Drew Brees (9) always is a Saints key, but now they need Reggie Bush (25) to produce, too. | Chris Graythen~Getty Images
Updated: January 8, 2011 11:26AM
SEATTLE — The New Orleans Saints reached the dizziest heights possible last year thanks in large part to quarterback Drew Brees, whose marvelous individual performances not only made the Saints champions but also provided needed inspiration to the entire Gulf Coast community. Brees was the Super Bowl MVP and, eventually, Sports Illustrated’s Sportsman of the Year.
Now he’ll have to be even better if the Saints are going to earn a return trip to the Super Bowl. The long and winding road starts this afternoon in Seattle in the wild-card round of the playoffs. A Saints victory, coupled with a Green Bay Packers win on Sunday in Philadelphia, would send the defending champions to Soldier Field for a divisional-round game against the Bears. If the Eagles win, they will head to Chicago, with the New Orleans-Seattle winner traveling to Atlanta to face the top-seeded Falcons.
Running takes double hit
Brees is more important than ever to the Saints because they are battling a rash of injuries. Earlier this week, word came that leading rushers Chris Ivory and Pierre Thomas will be unavailable for the playoff run. That leaves the running game in the uncertain hands of Reggie Bush and Julius Jones. Bush is little more than a perimeter threat as a runner these days, and his long-term future as a running back may hang in the balance in these playoffs. The Saints are downplaying his role because he has wilted under pressure when asked to step up before.
Bush and Jones have extra motivation against Seattle. Jones was cut by the Seahawks just over two months ago, and Bush will be facing his old college coach, Pete Carroll, who bolted from USC ahead of the NCAA investigators. The Trojans later were put on probation for violations surrounding Bush that led him to return his 2005 Heisman Trophy under pressure.
The Saints’ running game is in turmoil, and ditto for the passing game. Wide receiver Marques Colston is expected to play despite coming off arthroscopic knee surgery Dec. 28, and there are a host of issues at tight end, where Jeremy Shockey (groin) and David Thomas (knee) have survived fitness battles and Jimmy Graham has an ankle injury that will keep him out of the game.
‘‘That is the way that we have found some of our stars, our core guys, up to this time,’’ Brees said of the injury concerns, pointing out that Thomas came into the NFL as an undrafted free agent battling to make the team before injuries launched his career.
‘‘You never know when your opportunity is going to come, and you never know what you have until all of a sudden that guy gets an opportunity, so I am excited for some of these guys. You find ways to pick up the slack and spread the ball around and hopefully get some opportunities.’’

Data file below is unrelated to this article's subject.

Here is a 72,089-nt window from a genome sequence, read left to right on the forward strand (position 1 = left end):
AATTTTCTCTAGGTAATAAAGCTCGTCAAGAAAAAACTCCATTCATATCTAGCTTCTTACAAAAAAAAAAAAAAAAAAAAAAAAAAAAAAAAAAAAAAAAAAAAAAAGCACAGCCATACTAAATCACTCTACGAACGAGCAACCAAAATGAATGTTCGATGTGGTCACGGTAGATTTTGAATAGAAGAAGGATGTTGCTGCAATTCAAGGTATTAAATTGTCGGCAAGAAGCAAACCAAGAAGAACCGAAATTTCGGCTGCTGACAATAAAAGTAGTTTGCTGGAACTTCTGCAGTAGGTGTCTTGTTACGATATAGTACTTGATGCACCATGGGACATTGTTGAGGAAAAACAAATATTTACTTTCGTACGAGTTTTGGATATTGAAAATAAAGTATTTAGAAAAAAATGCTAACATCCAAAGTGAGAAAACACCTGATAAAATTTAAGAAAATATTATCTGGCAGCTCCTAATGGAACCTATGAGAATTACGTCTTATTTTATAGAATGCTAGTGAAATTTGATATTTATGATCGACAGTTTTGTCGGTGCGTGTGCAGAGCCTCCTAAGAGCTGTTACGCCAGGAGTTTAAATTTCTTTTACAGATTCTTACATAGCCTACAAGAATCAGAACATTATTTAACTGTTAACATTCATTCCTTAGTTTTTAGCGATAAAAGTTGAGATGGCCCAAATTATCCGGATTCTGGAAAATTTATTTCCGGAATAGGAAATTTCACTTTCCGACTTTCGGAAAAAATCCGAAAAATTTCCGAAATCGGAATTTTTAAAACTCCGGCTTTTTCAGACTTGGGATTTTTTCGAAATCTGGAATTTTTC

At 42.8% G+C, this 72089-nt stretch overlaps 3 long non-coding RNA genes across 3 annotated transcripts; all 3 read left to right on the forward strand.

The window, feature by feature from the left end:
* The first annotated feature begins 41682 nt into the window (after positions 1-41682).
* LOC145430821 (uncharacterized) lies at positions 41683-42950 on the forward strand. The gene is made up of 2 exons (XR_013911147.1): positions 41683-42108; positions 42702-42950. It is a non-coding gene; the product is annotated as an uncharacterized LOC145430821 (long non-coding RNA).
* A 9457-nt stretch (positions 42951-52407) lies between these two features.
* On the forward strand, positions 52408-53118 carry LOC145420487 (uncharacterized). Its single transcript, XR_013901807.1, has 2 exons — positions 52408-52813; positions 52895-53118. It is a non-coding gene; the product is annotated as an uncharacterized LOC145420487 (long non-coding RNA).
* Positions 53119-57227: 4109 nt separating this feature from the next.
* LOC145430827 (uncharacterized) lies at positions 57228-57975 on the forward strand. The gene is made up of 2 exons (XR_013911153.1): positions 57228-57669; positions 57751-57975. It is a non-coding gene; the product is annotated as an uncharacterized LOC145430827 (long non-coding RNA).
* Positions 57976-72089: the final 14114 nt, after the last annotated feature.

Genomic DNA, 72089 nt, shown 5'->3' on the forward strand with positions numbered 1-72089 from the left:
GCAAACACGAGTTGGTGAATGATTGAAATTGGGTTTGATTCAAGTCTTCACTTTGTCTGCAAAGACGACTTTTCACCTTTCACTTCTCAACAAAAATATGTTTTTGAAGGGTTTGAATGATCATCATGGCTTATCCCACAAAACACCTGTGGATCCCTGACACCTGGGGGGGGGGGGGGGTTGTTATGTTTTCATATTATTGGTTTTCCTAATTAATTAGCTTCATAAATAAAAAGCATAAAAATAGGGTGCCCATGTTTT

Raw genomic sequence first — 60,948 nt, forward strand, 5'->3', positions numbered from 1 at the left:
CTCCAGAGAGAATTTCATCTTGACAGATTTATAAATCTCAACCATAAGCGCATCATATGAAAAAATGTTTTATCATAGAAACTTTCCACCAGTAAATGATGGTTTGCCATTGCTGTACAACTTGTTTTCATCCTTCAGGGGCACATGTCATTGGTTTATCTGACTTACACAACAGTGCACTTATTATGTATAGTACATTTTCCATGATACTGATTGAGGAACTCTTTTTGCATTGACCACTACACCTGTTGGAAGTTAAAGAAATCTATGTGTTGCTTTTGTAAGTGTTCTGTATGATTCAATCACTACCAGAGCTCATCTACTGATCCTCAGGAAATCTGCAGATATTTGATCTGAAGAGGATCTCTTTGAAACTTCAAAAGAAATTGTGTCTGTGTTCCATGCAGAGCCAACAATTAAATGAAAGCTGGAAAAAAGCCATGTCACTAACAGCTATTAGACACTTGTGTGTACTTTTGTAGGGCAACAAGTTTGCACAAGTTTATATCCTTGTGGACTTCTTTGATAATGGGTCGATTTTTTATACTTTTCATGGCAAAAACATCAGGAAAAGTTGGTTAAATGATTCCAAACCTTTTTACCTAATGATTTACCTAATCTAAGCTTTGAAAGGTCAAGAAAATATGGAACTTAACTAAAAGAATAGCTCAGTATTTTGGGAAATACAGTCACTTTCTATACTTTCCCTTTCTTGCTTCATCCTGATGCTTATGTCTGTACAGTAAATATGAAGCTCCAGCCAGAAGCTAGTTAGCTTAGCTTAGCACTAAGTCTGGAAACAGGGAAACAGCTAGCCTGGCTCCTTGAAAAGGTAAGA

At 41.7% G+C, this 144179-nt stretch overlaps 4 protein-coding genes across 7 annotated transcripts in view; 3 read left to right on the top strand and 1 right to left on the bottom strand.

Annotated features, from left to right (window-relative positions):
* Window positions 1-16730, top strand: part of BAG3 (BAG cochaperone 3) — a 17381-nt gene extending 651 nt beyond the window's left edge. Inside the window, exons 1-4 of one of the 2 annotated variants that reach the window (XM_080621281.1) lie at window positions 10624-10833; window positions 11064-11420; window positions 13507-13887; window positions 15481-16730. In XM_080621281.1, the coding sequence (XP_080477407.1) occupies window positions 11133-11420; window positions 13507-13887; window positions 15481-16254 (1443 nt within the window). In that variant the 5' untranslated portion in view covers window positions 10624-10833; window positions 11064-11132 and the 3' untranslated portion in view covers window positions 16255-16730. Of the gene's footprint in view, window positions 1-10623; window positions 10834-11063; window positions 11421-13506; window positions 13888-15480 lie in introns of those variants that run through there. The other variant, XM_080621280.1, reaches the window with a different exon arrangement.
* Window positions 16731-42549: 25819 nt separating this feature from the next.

Brees made the most of his opportunity last year, throwing eight touchdowns and no interceptions in three playoff games, including a 32-for-39 passing night in the Super Bowl, tying Tom Brady’s big-game record for completions. Brees hit 21 of 24 passes in one stretch and finished with 288 yards and two touchdowns.
The encore has been tougher than expected, with Brees pressing at times during the regular season, when he passed for 4,620 yards and 33 touchdowns but threw 22 interceptions — the second-highest total in the NFL behind the New York Giants’ Eli Manning.
Focus on 7-9 Seattle
The Saints are 0-3 all-time on the road in the playoffs, but they’ve never met a team in the postseason like the 7-9 Seahawks. No NFL team has. The question isn’t whether the Seahawks deserve to be in the playoffs but whether they are the worst team ever to make the postseason. The NFL is expected to discuss seeding the playoffs in response to their triumph as NFC West champions.
‘‘Certainly we appreciate and respect any team we’re playing,’’ Saints coach Sean Payton said, ‘‘so going on the road into a very tough environment in the postseason is clearly something that has their attention and their focus. And it really becomes more about your work week and your preparation — handling the noise, handling the challenges of playing a road game, regardless of who the opponent is.
‘‘So I think more than anything else, studying the tape and focusing on what we have to do has been the main emphasis, and I think they understand that. I think the players are smart enough to understand that anytime you’re in the postseason, those games are challenges regardless of who and where you’re playing — but specifically when you’re playing a team coming off a big win, which [the Seahawks] had at their stadium, which is one of the hardest places to play in our league.’’
Oddmakers installed the Saints as 101/2- to 11-point favorites, and that number didn’t change with news that quarterback Matt Hasselbeck will start the game. That means they don’t respect his prowess any more than Charlie Whitehurst’s — or that they expected Hasselbeck to start all along.
‘‘I don’t know that any of us pay much attention to the point spreads,’’ Payton said. ‘‘[The players] understand that we have to play our best football, especially when you get into the postseason.’’